Editors' ChoiceDrug Discovery

This Changes Everything, Twice!

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Science Translational Medicine  09 Mar 2011:
Vol. 3, Issue 73, pp. 73ec31
DOI: 10.1126/scitranslmed.3002337

Pancreatic neuroendocrine tumors (PNETs), which occur rarely (1.3% of all pancreatic tumors), have been in the news of late thanks to a famous patient: Apple co-founder and CEO Steve Jobs is currently on medical leave for issues related to this cancer. Although HIPAA regulations and the fear of collapse in Apple share price have prevented any leak of Jobs’ clinical status, two recent studies published in the New England Journal of Medicine should give optimism to Jobs, Apple shareholders, and, most importantly, all PNET patients.

Two groups report positive results in phase III clinical trials of orally available small molecules for PNETs. The current standard of care is chiefly surgical, and patient prognoses are often poor if the tumor is inoperable. The two new studies each build on strong preclinical data and confirmatory phase I and II studies. Yao et al. studied the mammalian target of rapamycin (mTOR) inhibitor everolimus, which blocks growth of PNET cells through inhibition of the mTOR signaling pathway. Raymond et al. tested the tyrosine kinase inhibitor sunitinib, which inhibits signaling with vascular endothelial growth factor (VEGF) and platelet-derived growth factor (PDGF) in PNETs.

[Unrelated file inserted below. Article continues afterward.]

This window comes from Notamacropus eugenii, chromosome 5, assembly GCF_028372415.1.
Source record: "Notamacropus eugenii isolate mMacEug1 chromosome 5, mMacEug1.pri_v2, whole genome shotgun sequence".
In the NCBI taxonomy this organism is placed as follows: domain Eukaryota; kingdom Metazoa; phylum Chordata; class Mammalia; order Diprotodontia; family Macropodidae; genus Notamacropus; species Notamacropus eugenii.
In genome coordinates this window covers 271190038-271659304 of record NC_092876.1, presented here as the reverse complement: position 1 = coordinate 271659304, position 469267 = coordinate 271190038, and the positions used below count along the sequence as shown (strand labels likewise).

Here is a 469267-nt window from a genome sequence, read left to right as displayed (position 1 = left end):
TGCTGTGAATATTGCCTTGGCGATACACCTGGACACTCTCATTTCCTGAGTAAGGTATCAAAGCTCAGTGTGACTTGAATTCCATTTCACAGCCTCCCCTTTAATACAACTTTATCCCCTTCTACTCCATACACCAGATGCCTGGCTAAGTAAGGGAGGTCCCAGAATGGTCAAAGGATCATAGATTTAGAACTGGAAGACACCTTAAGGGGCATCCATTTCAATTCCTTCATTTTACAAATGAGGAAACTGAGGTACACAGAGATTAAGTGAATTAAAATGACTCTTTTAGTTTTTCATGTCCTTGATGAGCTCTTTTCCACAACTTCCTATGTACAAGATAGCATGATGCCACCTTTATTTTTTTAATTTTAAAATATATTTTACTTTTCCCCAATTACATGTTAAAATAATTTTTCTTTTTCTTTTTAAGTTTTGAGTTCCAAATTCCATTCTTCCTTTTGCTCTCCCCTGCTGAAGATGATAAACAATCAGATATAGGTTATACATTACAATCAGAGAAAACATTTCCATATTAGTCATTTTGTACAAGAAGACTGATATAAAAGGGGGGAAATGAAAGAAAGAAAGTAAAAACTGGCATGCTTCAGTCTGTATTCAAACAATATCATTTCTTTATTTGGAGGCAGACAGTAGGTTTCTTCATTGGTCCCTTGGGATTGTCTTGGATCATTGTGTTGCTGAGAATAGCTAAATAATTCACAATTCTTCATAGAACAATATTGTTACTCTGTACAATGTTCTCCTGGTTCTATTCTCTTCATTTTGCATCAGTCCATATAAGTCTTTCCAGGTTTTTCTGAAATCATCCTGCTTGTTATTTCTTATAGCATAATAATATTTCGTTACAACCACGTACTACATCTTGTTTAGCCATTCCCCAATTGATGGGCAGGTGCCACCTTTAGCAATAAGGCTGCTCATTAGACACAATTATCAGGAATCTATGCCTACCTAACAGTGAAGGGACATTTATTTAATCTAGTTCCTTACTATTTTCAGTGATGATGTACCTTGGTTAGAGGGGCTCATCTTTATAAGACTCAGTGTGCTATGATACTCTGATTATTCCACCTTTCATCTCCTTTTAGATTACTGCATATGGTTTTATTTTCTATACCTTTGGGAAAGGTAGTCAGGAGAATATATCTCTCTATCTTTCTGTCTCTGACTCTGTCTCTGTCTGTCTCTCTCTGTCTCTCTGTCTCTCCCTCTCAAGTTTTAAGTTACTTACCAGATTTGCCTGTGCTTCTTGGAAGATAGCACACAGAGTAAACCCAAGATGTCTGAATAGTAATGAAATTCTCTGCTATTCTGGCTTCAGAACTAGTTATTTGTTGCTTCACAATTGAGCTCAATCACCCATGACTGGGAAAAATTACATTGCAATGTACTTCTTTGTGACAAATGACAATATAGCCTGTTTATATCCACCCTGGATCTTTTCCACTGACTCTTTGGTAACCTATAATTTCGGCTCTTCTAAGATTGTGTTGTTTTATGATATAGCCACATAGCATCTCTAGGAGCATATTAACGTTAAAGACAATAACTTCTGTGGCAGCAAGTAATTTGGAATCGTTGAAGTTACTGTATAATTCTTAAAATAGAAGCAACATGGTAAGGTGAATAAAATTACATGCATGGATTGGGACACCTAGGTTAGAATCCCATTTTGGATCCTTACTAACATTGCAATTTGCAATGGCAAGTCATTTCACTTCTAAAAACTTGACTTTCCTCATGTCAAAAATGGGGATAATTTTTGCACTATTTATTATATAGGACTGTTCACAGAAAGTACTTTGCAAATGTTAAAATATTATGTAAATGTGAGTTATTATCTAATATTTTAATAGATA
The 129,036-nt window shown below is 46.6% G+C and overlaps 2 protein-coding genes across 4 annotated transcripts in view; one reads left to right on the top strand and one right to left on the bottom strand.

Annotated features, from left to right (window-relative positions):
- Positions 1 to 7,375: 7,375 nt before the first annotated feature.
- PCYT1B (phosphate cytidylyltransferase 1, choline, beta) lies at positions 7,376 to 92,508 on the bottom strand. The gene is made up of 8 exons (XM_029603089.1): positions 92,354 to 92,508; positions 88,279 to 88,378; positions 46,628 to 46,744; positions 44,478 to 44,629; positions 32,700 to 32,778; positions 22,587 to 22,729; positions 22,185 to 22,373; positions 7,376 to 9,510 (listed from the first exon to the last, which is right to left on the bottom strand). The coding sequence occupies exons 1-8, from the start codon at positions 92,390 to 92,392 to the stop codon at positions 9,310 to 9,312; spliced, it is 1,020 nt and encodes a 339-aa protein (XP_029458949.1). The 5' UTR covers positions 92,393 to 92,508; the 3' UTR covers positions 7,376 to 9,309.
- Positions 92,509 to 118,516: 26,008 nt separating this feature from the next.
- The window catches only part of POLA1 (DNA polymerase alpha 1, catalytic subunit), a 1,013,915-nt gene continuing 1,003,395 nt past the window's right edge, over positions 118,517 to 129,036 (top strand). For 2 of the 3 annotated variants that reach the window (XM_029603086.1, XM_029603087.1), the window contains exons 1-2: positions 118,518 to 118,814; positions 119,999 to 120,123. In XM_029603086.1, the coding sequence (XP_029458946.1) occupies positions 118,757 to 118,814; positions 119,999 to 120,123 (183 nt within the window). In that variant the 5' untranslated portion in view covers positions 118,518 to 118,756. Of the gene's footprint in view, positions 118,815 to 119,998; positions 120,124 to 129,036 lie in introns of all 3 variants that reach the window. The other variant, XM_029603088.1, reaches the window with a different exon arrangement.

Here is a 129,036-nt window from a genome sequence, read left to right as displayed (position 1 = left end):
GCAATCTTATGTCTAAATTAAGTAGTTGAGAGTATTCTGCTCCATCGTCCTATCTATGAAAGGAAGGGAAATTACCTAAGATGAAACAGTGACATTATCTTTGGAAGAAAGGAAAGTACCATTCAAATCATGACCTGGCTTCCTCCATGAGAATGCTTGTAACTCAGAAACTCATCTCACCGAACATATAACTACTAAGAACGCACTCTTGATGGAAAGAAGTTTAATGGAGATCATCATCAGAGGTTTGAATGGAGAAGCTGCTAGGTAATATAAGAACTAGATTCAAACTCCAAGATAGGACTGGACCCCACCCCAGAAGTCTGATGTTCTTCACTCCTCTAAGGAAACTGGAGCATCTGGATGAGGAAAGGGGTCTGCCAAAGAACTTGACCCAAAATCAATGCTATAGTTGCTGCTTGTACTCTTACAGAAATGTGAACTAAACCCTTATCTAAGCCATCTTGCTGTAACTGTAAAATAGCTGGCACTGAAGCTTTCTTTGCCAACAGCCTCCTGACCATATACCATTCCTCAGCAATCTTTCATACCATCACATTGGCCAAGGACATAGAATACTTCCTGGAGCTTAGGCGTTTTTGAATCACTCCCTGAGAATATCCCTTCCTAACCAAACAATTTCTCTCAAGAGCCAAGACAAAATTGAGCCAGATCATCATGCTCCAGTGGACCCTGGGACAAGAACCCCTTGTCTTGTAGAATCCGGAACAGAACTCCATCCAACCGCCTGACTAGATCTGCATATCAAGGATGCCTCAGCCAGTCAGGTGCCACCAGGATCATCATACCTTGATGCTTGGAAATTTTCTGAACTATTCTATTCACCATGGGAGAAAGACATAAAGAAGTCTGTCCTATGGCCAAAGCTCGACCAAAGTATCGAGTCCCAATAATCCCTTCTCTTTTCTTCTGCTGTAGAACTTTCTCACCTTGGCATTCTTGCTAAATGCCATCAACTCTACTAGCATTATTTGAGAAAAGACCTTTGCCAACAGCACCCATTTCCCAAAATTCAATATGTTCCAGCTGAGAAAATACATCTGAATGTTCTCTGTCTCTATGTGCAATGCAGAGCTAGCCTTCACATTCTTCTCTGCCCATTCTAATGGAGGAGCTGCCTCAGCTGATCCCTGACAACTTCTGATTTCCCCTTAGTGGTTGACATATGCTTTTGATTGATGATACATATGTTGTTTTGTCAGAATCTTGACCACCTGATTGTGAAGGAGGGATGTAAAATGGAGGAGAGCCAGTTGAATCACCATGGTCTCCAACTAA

Both studies were conducted in patients bearing advanced, progressive malignant PNETs and were well-powered, randomized, double-blinded studies (410 patients in the everolimus study and 171 patients in the sunitinib study). Everolimus treatment resulted in a 65% reduction in the risk of progression. (Compare the median progression-free survival of 11.0 to 4.6 months in the placebo controls.) Treatment with sunitinib similarly doubled median progression-free survival (11.4 versus 5.5 months). Future follow-up studies will determine the net increase in life span afforded by these treatments. In the meantime, these important results offer new hope to patients with PNETs—which are often refractory to current treatments—and are likely to change the standard of care.

J. C. Yao et al., Everolimus for advanced pancreatic neuroendocrine tumors. N. Engl. J. Med. 364, 514–523 (2011). [Abstract]

E. Raymond et al., Sunitinib malate for the treatment of pancreatic neuroendocrine tumors, N. Engl. J. Med. 364, 501–513 (2011). [Abstract]

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